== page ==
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Meta Platforms Inc, the parent company of Facebook and Instagram, announced on Thursday that it would terminate access to news content for all its users in Canada.

This decision comes in response to the recent parliamentary approval of the Online News Act, legislation that mandates tech giants to compensate news publishers for their content financially. Meta confirmed that news availability on its platforms would cease for all Canadian users before the law takes effect.

The Online News Act, passed by the Senate upper chamber and awaiting formal adoption, defines rules requiring platforms like Facebook and Alphabet’s Google to negotiate commercial deals with news publishers. The Act follows the pattern of a similar law that was introduced in Australia in 2021.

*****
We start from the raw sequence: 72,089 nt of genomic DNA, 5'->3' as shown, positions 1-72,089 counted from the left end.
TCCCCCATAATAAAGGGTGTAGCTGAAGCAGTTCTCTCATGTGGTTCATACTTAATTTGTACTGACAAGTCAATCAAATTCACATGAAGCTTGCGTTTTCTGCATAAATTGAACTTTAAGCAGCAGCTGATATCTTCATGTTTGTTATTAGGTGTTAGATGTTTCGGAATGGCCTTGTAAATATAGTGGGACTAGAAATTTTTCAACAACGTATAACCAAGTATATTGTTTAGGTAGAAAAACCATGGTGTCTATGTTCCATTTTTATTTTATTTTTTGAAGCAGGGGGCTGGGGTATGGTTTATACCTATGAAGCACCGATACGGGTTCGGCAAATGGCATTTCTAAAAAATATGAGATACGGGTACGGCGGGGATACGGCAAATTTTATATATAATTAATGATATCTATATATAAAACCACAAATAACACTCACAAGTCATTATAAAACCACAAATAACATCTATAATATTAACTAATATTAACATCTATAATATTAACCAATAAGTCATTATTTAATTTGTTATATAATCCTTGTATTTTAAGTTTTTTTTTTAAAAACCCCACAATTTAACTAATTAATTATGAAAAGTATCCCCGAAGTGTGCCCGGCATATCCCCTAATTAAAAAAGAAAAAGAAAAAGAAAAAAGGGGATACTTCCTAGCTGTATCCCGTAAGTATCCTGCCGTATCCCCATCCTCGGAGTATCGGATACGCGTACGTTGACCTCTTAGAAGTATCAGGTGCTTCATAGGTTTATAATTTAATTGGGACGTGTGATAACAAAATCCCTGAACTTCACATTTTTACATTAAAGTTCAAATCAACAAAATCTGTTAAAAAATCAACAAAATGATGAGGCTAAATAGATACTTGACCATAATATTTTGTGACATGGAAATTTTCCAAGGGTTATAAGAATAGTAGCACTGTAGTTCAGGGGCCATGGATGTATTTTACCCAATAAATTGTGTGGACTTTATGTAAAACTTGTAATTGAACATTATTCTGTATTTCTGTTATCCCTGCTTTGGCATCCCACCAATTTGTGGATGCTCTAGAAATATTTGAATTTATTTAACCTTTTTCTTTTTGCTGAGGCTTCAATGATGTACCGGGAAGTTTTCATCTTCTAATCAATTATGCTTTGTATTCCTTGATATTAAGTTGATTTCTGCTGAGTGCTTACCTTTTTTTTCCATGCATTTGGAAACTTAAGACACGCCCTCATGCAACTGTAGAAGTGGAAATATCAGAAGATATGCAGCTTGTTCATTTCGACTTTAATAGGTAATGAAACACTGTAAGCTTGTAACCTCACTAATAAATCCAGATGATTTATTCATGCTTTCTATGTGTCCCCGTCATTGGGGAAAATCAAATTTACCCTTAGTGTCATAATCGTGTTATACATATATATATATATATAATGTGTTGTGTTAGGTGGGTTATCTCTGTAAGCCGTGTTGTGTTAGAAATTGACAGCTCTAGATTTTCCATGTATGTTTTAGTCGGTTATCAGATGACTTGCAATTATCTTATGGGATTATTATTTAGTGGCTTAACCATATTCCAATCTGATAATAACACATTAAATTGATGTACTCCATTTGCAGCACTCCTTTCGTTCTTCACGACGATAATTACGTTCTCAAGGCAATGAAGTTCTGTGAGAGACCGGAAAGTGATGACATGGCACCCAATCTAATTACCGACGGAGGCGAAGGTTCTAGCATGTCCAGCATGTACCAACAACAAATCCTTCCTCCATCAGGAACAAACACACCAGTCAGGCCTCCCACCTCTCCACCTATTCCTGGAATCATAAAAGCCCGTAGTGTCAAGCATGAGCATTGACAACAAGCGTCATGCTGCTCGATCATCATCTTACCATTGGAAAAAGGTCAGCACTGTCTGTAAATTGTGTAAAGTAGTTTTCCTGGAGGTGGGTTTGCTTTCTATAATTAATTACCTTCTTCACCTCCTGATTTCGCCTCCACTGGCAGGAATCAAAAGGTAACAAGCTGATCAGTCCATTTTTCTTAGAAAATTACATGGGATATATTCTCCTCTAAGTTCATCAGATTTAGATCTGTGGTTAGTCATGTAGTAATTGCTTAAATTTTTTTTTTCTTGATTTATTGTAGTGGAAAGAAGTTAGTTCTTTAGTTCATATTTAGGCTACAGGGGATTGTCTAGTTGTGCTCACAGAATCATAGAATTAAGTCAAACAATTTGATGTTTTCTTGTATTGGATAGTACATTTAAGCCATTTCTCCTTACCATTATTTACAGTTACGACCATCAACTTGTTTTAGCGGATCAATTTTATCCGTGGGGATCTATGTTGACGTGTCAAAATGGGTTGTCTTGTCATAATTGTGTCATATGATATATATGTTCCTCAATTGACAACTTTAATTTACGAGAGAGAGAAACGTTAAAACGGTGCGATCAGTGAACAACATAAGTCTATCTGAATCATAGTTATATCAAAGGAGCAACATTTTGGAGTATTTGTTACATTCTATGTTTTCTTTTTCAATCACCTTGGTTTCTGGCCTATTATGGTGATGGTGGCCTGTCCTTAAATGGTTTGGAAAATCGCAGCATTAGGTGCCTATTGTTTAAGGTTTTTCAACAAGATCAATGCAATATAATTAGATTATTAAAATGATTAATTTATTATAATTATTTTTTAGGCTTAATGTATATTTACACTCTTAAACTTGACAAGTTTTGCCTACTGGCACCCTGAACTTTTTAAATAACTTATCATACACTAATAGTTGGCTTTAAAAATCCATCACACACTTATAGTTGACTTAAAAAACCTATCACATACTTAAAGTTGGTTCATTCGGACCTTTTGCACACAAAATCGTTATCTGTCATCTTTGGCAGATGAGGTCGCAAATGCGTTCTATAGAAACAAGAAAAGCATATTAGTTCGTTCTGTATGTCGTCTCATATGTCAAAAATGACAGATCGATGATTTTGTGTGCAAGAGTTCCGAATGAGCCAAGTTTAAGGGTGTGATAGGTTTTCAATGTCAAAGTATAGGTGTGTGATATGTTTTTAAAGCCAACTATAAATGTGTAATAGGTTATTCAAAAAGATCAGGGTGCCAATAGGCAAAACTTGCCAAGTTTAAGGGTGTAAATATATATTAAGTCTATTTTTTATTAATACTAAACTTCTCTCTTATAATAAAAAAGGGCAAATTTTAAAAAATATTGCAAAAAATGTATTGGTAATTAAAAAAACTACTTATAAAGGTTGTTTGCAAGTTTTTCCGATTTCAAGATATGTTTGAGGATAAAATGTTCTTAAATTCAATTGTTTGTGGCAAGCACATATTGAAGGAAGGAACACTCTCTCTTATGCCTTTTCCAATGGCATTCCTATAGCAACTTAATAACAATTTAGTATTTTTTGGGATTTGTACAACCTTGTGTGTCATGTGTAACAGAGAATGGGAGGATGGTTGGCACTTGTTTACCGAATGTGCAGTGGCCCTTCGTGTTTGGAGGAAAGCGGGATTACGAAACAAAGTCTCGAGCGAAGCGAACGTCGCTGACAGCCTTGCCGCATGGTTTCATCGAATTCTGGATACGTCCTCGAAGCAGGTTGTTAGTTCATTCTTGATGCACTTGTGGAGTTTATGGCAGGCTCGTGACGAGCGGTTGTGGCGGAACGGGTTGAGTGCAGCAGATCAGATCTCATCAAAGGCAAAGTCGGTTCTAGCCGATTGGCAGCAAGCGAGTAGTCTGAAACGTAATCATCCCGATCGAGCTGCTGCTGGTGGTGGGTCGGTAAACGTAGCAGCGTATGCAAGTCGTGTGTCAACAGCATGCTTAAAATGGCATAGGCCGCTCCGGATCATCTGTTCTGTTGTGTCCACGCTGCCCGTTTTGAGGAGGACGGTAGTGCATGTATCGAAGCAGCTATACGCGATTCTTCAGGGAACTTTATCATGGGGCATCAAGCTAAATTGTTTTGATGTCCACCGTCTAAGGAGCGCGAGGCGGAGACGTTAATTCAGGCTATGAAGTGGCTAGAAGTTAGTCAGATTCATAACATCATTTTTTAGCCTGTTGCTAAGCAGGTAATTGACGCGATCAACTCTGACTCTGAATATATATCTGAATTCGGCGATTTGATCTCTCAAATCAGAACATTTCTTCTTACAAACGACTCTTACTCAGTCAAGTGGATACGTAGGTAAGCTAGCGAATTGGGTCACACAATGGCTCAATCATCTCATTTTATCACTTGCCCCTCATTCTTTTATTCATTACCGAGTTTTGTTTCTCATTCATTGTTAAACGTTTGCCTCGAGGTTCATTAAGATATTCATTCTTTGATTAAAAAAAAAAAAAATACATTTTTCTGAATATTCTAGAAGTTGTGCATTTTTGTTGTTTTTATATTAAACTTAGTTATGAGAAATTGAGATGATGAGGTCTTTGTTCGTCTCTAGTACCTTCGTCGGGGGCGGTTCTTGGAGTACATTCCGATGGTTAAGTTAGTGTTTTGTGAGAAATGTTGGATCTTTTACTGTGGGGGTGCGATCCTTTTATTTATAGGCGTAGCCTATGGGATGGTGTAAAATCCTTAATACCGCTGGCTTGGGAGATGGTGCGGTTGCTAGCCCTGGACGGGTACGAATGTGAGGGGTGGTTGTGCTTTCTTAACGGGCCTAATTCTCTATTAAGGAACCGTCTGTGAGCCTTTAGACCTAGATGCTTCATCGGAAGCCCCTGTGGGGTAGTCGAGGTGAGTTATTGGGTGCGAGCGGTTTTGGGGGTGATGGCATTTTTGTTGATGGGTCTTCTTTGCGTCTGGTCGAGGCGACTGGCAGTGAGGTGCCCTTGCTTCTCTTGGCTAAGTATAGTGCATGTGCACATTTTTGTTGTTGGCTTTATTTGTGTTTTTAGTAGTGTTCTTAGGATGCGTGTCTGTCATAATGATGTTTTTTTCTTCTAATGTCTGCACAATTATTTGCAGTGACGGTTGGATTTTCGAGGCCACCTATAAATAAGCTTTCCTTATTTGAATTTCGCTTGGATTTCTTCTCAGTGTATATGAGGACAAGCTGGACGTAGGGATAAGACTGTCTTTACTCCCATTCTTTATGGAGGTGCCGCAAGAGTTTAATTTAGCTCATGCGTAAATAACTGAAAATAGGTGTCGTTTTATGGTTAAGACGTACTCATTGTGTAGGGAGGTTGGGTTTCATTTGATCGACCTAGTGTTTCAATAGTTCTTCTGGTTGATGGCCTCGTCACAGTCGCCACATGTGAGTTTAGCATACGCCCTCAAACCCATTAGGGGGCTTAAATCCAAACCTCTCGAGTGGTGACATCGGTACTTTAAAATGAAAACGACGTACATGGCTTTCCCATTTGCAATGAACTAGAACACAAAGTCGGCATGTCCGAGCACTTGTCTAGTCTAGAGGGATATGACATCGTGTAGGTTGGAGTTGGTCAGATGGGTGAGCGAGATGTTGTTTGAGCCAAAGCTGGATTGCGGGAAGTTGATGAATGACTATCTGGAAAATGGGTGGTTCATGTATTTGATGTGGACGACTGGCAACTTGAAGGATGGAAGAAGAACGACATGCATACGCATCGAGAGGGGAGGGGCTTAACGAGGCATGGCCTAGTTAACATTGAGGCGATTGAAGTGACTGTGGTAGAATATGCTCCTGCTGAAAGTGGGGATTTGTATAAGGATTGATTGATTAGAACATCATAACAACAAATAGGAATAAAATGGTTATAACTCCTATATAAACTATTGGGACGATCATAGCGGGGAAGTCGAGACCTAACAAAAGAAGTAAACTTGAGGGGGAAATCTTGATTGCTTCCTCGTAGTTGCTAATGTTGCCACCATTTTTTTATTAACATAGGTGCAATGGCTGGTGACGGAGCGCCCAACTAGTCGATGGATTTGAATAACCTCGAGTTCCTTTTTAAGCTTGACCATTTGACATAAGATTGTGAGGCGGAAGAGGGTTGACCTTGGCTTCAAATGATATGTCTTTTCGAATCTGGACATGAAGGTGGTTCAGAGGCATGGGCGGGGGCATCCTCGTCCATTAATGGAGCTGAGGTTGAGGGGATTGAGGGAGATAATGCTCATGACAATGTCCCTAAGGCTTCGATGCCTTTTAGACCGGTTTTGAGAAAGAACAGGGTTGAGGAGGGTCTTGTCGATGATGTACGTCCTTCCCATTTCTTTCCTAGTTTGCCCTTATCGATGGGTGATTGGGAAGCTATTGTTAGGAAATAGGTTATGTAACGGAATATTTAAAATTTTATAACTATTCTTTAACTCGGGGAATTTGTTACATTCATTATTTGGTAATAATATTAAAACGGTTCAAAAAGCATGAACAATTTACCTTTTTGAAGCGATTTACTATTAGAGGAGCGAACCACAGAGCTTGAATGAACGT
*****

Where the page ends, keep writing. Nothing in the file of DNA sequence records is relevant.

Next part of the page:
US tech companies have voiced their opposition to the proposals, asserting that they pose a threat to their business sustainability. Google, in particular, has criticized the Canadian law as being more stringent than its Australian and European counterparts and has suggested amendments to address its concerns.

Canadian authorities, however, have been resistant to modifying the Act. Earlier this month, Prime Minister Justin Trudeau accused Meta and Google of employing “bullying tactics” to oppose the legislation. Furthermore, Heritage Minister Pablo Rodriguez, the bill’s initiator, confirmed that the government would commence a “regulatory and implementation process” once the bill becomes law. He added, “If the government can’t stand up for Canadians against tech giants, who will?”

The tech giants, on the other hand, maintain their commitment to finding a solution. Google spokesman Shay Purdy, stated that while the company has proposed “thoughtful and pragmatic solutions,” the bill in its current form remains “unworkable”. He added that Google intends to continue engaging with the government to establish a path forward.


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